Joe and Gordon's next project might be dead on arrival, and Cameron and Donna come face to face
Last week’s exceptional two-hour premiere was mainly concerned with setting the stage for the show’s final season. Now, it’s finally time to move forward on this season’s technological gambit: navigate the world of search. However, before our favorite innovators can push forward into the future, they must first rehash some old problems and dynamics. Joe, Cameron, Gordon, and Donna believe they’ve moved on, but the simplest thing triggers memories of past pain to come to the surface.
It’s clear “Miscellaneous” will deal with the past from the first scene of the episode. Cameron is sitting in a bathtub, her eyes fixed on the dripping water from the faucet. That small detail transports Cameron back to when she told Tom she slept with Joe because their kitchen sink was leaking then, too. Tom, via flashback, is convinced that Cameron loves Joe, but she says she doesn’t.
“There’s no loving Joe,” she says.” He’s empty and he just becomes whatever circumstance needs him to be.”
As she says this to Tom in the past, we see her inquisitively strolling around Joe’s apartment, examining this catalog life he has built for himself. That emotionally painful conversation with Tom is clearly on her mind because she’s right back where she was three seasons ago: in a relationship with Joe. Now, she’s forced to wonder if her assessment of Joe is right. Can this relationship work, or it is impossible to love this dreamer? Her memories aren’t the only sign of her apprehension. As we learn later on, she still hasn’t unpacked any of her boxes even though Joe, who really wants to make this work even though her messiness clashes with his pristine aesthetic, has been asking her to.
Gordon, who discovers Cameron at Joe’s apartment when he comes looking for him, is very much against Joe and Cameron getting back together because he, too, remembers how it turned out the last time. He tells Joe as much in a hilarious outburst at the office that morning; however, Joe stops listening because he’s distracted by the Haley’s Comet website. The scene is definitely played for comedy, which is indicative of the writers’ ability to undercut any melodrama with a heavy dose of humor.
From there, we time-jump ahead to Gordon and Joe as they finish signing away their company. Gordon’s bummed about it, but Joe is re-energized because he’s already found the next big thing: Haley’s website. In yet another hilarious scene, Joe and Gordon sit down with Haley to discuss the project. In classic Joe form, he manages to brag about his brilliance himself while also complimenting her. (“The indexing was obviously mine,” but Haley’s execution was “wonderful,” he says.). But Joe and Gordon aren’t on the same page. Joe wants to pay Haley $20,000 for her idea, which Gordon, rightly so, finds ridiculous. It doesn’t matter though: It turns out Haley doesn’t even want the money. She wants to work on the project with them. Joe says yes without even consulting Gordon — you know, her dad — because he’s on a roll.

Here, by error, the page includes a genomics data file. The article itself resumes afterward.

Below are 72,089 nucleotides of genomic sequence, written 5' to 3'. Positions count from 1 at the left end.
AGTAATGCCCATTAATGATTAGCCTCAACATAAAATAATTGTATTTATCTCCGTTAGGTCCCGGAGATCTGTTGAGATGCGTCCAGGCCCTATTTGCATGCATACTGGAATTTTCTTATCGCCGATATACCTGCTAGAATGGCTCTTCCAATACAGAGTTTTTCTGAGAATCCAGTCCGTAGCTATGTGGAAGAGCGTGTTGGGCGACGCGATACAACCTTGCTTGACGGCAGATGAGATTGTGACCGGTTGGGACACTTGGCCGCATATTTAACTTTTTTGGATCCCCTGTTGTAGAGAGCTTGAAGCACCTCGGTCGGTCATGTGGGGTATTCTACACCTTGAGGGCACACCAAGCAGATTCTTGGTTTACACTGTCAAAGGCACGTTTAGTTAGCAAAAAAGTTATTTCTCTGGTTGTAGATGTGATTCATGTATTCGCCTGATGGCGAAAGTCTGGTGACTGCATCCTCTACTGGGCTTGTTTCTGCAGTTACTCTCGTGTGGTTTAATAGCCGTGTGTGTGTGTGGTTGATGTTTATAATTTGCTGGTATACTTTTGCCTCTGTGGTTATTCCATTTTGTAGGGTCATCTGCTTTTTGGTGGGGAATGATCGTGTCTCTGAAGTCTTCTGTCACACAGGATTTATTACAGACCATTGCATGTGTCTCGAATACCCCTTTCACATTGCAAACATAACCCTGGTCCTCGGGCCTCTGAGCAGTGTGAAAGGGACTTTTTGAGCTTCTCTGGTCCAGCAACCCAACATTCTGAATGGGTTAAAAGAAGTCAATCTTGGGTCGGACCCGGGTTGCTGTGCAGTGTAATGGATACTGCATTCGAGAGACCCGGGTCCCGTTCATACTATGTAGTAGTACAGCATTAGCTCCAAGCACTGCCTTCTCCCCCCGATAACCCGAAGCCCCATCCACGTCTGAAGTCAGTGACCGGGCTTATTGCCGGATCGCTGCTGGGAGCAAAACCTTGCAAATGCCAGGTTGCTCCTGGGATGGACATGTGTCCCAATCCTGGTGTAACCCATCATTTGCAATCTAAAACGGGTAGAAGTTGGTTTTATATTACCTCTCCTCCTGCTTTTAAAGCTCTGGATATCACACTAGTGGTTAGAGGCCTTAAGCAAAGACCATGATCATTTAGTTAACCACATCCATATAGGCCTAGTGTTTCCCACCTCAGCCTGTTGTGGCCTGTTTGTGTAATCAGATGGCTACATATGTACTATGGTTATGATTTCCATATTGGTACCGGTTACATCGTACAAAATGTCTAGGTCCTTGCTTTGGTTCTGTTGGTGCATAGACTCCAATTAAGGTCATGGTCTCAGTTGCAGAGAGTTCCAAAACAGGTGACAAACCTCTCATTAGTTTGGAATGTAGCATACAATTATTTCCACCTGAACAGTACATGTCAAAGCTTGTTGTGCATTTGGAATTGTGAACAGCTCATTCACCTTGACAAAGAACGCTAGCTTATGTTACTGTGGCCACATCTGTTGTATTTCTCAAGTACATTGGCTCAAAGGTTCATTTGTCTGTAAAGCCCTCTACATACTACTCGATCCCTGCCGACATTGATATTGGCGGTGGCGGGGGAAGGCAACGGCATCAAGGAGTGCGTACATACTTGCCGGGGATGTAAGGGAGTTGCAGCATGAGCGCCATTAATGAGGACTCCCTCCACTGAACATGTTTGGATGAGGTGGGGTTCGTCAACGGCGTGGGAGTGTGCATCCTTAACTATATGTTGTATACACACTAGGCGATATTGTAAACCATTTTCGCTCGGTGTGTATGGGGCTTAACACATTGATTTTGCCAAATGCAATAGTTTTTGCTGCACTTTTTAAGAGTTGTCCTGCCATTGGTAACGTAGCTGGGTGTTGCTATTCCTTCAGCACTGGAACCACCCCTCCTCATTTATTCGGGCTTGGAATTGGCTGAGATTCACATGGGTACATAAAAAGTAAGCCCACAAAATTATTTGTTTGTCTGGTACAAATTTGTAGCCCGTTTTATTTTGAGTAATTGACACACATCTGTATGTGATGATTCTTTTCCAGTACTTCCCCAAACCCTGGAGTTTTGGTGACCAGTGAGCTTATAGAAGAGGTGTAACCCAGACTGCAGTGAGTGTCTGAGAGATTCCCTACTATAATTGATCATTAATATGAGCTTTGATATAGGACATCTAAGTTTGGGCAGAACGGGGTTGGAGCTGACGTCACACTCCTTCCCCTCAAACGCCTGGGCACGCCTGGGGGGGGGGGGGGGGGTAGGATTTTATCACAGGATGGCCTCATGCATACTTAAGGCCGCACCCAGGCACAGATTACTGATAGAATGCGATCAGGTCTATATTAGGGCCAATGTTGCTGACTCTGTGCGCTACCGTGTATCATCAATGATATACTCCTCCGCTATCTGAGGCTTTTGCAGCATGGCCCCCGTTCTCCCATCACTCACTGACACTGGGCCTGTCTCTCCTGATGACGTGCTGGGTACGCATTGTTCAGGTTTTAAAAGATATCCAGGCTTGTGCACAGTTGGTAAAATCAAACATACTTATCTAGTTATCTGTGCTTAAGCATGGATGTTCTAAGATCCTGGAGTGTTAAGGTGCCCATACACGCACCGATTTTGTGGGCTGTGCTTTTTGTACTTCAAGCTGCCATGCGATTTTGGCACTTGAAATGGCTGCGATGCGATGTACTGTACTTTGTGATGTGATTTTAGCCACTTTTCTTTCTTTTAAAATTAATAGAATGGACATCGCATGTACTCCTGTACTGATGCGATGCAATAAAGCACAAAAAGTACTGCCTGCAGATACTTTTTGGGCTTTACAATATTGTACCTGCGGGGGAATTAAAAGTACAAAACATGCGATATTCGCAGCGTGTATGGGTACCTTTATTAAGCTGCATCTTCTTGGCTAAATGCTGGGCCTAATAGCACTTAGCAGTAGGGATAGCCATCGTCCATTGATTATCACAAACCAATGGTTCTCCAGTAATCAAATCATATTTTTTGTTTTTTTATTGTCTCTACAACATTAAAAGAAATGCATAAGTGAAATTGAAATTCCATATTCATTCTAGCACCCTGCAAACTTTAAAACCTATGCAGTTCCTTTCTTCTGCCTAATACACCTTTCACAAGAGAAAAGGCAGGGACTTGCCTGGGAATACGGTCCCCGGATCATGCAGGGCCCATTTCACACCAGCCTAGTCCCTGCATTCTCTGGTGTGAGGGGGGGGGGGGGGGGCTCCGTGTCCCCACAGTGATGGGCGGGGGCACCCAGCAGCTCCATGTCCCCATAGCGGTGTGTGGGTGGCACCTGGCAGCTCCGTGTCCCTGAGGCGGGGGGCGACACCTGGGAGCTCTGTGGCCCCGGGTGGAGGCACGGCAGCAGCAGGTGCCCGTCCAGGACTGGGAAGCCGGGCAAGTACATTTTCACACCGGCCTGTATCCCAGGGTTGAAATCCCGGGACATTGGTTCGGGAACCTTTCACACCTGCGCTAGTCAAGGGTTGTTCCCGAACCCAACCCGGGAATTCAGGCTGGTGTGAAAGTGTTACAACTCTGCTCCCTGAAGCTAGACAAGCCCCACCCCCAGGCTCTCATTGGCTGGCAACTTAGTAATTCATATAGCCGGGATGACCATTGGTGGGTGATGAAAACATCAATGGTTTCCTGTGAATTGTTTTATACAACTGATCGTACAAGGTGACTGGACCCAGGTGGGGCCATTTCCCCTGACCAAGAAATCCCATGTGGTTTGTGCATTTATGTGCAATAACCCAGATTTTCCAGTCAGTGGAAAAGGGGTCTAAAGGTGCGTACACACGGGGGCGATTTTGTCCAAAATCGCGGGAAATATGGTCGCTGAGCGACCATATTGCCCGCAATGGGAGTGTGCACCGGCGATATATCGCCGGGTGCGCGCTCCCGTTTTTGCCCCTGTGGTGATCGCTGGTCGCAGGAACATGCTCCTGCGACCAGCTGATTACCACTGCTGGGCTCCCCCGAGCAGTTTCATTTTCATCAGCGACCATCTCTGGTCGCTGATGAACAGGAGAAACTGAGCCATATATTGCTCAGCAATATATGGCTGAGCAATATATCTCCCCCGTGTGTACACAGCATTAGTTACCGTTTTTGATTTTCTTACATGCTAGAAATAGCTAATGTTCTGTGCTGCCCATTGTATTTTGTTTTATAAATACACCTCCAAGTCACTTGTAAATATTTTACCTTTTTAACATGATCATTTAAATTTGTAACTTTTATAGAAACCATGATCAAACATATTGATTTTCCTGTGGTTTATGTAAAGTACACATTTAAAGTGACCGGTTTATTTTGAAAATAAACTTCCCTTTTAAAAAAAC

Meanwhile, Donna is trying to protect her position at work. Trip comes to her with an idea for a web/browser play, and that puts her on the defensive. After everything she’s been through in the past three seasons, she’s very paranoid. She shares her concerns with Diane at a conference later that day, but Diane isn’t too concerned. Donna quickly forgets her fears when she spots a sign for the “MISC: Future of Gaming” panel. Can you guess who is listed as one of the panelists?
Yep, it’s Cameron. In the same way that seeing the Comet website woke Joe up, seeing Cameron’s name does the same for Donna, and she’s ready to lash out. This shouldn’t come as a surprise, but Cameron clashes with her fellow panelists, who believe Doom is the future of gaming. Though she tries her hardest to stay on message, Cameron is Cameron, and she calls Atari out for delaying the game, much to Donna’s amusement. In fact, Donna steps up to the mic to ask a very pointed question about the relationship between the creative side and business side, which leads to them rehashing the Mutiny debacle in front of everyone. Cameron still blames Donna for everything that happened and doesn’t believe she played a part in it at all. But it’s clear later on when Donna reads a very negative review of Cameron’s new game (more on this in a minute) that part of her still cares for her. (Recap continues on the next page)